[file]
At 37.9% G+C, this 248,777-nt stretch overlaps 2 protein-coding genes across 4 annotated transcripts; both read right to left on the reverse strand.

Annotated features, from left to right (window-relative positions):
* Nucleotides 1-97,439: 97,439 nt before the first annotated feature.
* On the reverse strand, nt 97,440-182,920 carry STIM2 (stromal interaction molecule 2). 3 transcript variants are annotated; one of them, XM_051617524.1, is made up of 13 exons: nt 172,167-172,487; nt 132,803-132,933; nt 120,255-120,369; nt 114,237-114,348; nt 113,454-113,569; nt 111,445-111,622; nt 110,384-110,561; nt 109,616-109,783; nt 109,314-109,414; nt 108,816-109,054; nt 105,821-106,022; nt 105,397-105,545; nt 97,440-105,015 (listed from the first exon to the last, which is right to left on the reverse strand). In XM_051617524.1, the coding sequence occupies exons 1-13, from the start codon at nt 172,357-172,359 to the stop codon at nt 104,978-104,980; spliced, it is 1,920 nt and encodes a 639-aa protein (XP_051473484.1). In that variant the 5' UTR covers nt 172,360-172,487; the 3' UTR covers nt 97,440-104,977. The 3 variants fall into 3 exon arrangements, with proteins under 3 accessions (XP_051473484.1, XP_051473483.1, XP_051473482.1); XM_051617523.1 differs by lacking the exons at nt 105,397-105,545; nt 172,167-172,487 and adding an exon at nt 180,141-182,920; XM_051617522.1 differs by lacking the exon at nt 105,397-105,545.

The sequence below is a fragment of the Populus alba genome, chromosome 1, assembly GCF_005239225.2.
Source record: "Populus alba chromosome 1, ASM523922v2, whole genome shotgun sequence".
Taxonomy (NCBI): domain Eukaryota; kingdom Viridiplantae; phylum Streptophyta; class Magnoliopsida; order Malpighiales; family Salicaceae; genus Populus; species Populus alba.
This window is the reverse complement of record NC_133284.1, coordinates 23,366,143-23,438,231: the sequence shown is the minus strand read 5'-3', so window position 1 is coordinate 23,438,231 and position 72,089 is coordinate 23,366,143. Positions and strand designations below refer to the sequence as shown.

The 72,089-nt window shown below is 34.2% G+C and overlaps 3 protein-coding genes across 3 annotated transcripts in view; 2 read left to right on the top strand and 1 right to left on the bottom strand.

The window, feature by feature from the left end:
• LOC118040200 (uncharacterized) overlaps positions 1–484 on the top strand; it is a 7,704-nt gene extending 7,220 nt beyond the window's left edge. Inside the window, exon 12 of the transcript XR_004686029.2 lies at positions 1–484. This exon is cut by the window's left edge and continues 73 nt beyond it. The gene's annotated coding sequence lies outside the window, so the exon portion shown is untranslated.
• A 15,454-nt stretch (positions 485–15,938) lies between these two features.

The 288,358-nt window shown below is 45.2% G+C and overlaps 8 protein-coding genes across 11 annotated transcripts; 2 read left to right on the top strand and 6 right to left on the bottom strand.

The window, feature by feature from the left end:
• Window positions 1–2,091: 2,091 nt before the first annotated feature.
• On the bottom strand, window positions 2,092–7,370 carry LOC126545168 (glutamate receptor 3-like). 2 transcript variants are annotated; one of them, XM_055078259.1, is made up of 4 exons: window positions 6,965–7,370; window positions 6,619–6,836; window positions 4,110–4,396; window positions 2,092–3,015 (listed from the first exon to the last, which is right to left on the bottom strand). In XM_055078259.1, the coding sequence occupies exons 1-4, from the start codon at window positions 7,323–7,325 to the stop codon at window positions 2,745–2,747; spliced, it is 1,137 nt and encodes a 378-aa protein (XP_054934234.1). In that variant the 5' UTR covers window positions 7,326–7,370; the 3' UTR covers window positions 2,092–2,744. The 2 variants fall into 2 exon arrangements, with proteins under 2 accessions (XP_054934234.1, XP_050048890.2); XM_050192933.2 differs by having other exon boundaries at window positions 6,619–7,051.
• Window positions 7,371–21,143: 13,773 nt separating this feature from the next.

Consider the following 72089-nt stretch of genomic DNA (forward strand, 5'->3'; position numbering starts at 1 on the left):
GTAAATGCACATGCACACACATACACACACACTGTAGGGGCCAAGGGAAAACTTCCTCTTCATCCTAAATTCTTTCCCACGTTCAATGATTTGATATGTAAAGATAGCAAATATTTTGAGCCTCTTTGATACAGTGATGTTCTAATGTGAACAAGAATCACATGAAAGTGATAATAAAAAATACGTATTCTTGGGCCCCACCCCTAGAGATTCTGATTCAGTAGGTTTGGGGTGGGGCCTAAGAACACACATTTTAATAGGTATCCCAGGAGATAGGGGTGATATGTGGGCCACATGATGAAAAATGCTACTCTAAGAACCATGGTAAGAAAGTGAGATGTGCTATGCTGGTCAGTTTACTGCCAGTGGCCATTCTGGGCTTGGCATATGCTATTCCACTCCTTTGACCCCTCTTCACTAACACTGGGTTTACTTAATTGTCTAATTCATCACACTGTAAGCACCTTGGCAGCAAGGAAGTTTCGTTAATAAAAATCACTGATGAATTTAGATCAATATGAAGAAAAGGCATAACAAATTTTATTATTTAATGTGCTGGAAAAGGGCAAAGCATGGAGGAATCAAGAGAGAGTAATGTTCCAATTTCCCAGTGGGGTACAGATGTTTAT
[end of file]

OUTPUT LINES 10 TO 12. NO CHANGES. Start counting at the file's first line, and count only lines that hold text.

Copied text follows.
The window, feature by feature from the left end:
• LOC118040200 (uncharacterized) overlaps positions 1–484 on the top strand; it is a 7,704-nt gene extending 7,220 nt beyond the window's left edge. Inside the window, exon 12 of the transcript XR_004686029.2 lies at positions 1–484. This exon is cut by the window's left edge and continues 73 nt beyond it. The gene's annotated coding sequence lies outside the window, so the exon portion shown is untranslated.
• A 15,454-nt stretch (positions 485–15,938) lies between these two features.